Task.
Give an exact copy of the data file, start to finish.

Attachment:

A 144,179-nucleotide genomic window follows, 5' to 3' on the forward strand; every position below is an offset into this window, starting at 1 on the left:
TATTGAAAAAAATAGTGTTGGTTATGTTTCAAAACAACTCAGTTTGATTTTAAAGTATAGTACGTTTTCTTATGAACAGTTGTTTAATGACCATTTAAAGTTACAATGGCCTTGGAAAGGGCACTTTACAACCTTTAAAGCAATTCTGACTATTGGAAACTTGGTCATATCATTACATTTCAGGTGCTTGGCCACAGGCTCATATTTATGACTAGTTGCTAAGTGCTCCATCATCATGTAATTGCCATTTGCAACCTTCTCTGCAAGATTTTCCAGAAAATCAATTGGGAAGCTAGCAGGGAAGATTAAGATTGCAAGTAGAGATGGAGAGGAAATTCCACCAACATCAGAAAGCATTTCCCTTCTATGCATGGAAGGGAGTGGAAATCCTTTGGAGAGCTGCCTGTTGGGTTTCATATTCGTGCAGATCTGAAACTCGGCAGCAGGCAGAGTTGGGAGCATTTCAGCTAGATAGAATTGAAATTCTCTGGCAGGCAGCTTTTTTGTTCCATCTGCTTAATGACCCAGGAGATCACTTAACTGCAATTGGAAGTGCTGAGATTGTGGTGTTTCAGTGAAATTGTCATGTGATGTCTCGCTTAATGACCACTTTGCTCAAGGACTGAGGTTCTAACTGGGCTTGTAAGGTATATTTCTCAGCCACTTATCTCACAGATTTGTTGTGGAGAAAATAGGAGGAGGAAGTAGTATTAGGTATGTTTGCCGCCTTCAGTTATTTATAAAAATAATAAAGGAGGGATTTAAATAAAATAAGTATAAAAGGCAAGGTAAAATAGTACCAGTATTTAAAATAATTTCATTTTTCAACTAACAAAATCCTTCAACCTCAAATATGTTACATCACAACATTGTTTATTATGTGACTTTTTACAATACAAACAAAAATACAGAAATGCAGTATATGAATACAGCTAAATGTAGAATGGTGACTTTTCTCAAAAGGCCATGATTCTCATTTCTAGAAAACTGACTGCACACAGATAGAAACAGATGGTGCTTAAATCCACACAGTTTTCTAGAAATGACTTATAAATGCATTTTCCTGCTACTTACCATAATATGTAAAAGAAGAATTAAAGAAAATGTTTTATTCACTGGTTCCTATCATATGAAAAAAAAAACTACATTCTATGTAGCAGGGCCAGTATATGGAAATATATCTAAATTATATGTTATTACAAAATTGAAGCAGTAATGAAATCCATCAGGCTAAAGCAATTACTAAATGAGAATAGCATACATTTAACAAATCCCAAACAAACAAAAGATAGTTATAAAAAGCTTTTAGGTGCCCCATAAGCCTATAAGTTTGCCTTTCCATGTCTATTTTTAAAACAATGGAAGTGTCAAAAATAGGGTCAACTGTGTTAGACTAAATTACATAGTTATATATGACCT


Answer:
A 144,179-nucleotide genomic window follows, 5' to 3' on the forward strand; every position below is an offset into this window, starting at 1 on the left:
TATTGAAAAAAATAGTGTTGGTTATGTTTCAAAACAACTCAGTTTGATTTTAAAGTATAGTACGTTTTCTTATGAACAGTTGTTTAATGACCATTTAAAGTTACAATGGCCTTGGAAAGGGCACTTTACAACCTTTAAAGCAATTCTGACTATTGGAAACTTGGTCATATCATTACATTTCAGGTGCTTGGCCACAGGCTCATATTTATGACTAGTTGCTAAGTGCTCCATCATCATGTAATTGCCATTTGCAACCTTCTCTGCAAGATTTTCCAGAAAATCAATTGGGAAGCTAGCAGGGAAGATTAAGATTGCAAGTAGAGATGGAGAGGAAATTCCACCAACATCAGAAAGCATTTCCCTTCTATGCATGGAAGGGAGTGGAAATCCTTTGGAGAGCTGCCTGTTGGGTTTCATATTCGTGCAGATCTGAAACTCGGCAGCAGGCAGAGTTGGGAGCATTTCAGCTAGATAGAATTGAAATTCTCTGGCAGGCAGCTTTTTTGTTCCATCTGCTTAATGACCCAGGAGATCACTTAACTGCAATTGGAAGTGCTGAGATTGTGGTGTTTCAGTGAAATTGTCATGTGATGTCTCGCTTAATGACCACTTTGCTCAAGGACTGAGGTTCTAACTGGGCTTGTAAGGTATATTTCTCAGCCACTTATCTCACAGATTTGTTGTGGAGAAAATAGGAGGAGGAAGTAGTATTAGGTATGTTTGCCGCCTTCAGTTATTTATAAAAATAATAAAGGAGGGATTTAAATAAAATAAGTATAAAAGGCAAGGTAAAATAGTACCAGTATTTAAAATAATTTCATTTTTCAACTAACAAAATCCTTCAACCTCAAATATGTTACATCACAACATTGTTTATTATGTGACTTTTTACAATACAAACAAAAATACAGAAATGCAGTATATGAATACAGCTAAATGTAGAATGGTGACTTTTCTCAAAAGGCCATGATTCTCATTTCTAGAAAACTGACTGCACACAGATAGAAACAGATGGTGCTTAAATCCACACAGTTTTCTAGAAATGACTTATAAATGCATTTTCCTGCTACTTACCATAATATGTAAAAGAAGAATTAAAGAAAATGTTTTATTCACTGGTTCCTATCATATGAAAAAAAAAACTACATTCTATGTAGCAGGGCCAGTATATGGAAATATATCTAAATTATATGTTATTACAAAATTGAAGCAGTAATGAAATCCATCAGGCTAAAGCAATTACTAAATGAGAATAGCATACATTTAACAAATCCCAAACAAACAAAAGATAGTTATAAAAAGCTTTTAGGTGCCCCATAAGCCTATAAGTTTGCCTTTCCATGTCTATTTTTAAAACAATGGAAGTGTCAAAAATAGGGTCAACTGTGTTAGACTAAATTACATAGTTATATATGACCT